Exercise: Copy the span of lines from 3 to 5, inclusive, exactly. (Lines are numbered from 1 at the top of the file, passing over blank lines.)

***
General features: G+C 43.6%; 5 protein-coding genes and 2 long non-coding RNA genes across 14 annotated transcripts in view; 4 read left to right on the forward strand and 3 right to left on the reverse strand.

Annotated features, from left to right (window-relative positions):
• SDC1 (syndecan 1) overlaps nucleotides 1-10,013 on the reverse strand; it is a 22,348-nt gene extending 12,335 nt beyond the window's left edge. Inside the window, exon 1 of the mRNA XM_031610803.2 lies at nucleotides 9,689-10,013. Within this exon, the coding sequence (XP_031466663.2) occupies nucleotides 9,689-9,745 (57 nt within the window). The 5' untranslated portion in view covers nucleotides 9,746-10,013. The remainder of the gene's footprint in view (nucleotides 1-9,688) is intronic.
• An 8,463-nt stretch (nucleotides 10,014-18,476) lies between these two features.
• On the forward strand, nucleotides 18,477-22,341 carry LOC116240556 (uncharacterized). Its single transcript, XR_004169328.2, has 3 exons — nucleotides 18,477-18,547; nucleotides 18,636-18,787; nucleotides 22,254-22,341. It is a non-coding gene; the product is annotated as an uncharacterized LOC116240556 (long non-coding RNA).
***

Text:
• SDC1 (syndecan 1) overlaps nucleotides 1-10,013 on the reverse strand; it is a 22,348-nt gene extending 12,335 nt beyond the window's left edge. Inside the window, exon 1 of the mRNA XM_031610803.2 lies at nucleotides 9,689-10,013. Within this exon, the coding sequence (XP_031466663.2) occupies nucleotides 9,689-9,745 (57 nt within the window). The 5' untranslated portion in view covers nucleotides 9,746-10,013. The remainder of the gene's footprint in view (nucleotides 1-9,688) is intronic.
• An 8,463-nt stretch (nucleotides 10,014-18,476) lies between these two features.
• On the forward strand, nucleotides 18,477-22,341 carry LOC116240556 (uncharacterized). Its single transcript, XR_004169328.2, has 3 exons — nucleotides 18,477-18,547; nucleotides 18,636-18,787; nucleotides 22,254-22,341. It is a non-coding gene; the product is annotated as an uncharacterized LOC116240556 (long non-coding RNA).